voicesThe vilification of the potential Scottish Labour leader Neil Findlay shows how one-note politics is today, says DJ Taylor
Life and Style
food + drinkMeat-free recipes and food scandals help one growing sector
News
i100
Arts and Entertainment
Jason goes on a special mission for the queen
tvReview: Everyone loves a CGI Cyclops and the BBC's Saturday night charmer is getting epic
Caption competition
Caption competition
Latest stories from i100
Have you tried new the Independent Digital Edition apps?

Bleacher Report

Daily Quiz
Independent Dating
and  

By clicking 'Search' you
are agreeing to our
Terms of Use.

Day In a Page

Mau Mau uprising: Kenyans still waiting for justice join class action over Britain's role in the emergency

Kenyans still waiting for justice over Mau Mau uprising

Thousands join class action over Britain's role in the emergency
Isis in Iraq: The trauma of the last six months has overwhelmed the remaining Christians in the country

The last Christians in Iraq

After 2,000 years, a community will try anything – including pretending to convert to Islam – to avoid losing everything, says Patrick Cockburn
Black Friday: Helpful discounts for Christmas shoppers, or cynical marketing by desperate retailers?

Helpful discounts for Christmas shoppers, or cynical marketing by desperate retailers?

Britain braced for Black Friday
Bill Cosby's persona goes from America's dad to date-rape drugs

From America's dad to date-rape drugs

Stories of Bill Cosby's alleged sexual assaults may have circulated widely in Hollywood, but they came as a shock to fans, says Rupert Cornwell
Clare Balding: 'Women's sport is kicking off at last'

Clare Balding: 'Women's sport is kicking off at last'

As fans flock to see England women's Wembley debut against Germany, the TV presenter on an exciting 'sea change'
Oh come, all ye multi-faithful: The Christmas jumper is in fashion, but should you wear your religion on your sleeve?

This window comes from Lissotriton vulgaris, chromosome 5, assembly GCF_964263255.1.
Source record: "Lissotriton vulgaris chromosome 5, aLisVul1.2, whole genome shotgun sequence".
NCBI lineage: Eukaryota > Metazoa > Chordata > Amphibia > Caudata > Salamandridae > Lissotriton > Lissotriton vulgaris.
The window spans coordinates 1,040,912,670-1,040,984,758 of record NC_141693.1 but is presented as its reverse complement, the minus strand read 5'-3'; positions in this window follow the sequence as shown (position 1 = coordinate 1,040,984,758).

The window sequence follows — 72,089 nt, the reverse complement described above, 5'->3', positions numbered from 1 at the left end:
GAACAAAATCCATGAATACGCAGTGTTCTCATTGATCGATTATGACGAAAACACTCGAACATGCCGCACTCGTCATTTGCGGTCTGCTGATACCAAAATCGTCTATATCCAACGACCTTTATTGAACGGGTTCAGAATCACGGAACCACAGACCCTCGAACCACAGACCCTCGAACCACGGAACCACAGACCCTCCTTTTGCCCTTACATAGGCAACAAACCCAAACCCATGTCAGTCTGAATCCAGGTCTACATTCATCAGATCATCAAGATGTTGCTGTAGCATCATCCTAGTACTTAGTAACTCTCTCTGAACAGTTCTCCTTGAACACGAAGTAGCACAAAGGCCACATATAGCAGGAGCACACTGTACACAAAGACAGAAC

Oh come, all ye multi-faithful

The Christmas jumper is in fashion, but should you wear your religion on your sleeve?
Dr Charles Heatley: The GP off to do battle in the war against Ebola

The GP off to do battle in the war against Ebola

Dr Charles Heatley on joining the NHS volunteers' team bound for Sierra Leone
Flogging vlogging: First video bloggers conquered YouTube. Now they want us to buy their books

Flogging vlogging

First video bloggers conquered YouTube. Now they want us to buy their books
Saturday Night Live vs The Daily Show: US channels wage comedy star wars

Saturday Night Live vs The Daily Show

US channels wage comedy star wars
When is a wine made in Piedmont not a Piemonte wine? When EU rules make Italian vineyards invisible

When is a wine made in Piedmont not a Piemonte wine?

When EU rules make Italian vineyards invisible
Look what's mushrooming now! Meat-free recipes and food scandals help one growing sector

Look what's mushrooming now!

Meat-free recipes and food scandals help one growing sector
Neil Findlay is more a pink shrimp than a red firebrand

More a pink shrimp than a red firebrand

The vilification of the potential Scottish Labour leader Neil Findlay shows how one-note politics is today, says DJ Taylor
Bill Granger recipes: Tenderstem broccoli omelette; Fried eggs with Mexican-style tomato and chilli sauce; Pan-fried cavolo nero with soft-boiled egg

Oeuf quake

Bill Granger's cracking egg recipes
Terry Venables: Wayne Rooney is roaring again and the world knows that England are back

Terry Venables column

Wayne Rooney is roaring again and the world knows that England are back
Michael Calvin: Abject leadership is allowing football’s age-old sores to fester

Abject leadership is allowing football’s age-old sores to fester

Those at the top are allowing the same issues to go unchallenged, says Michael Calvin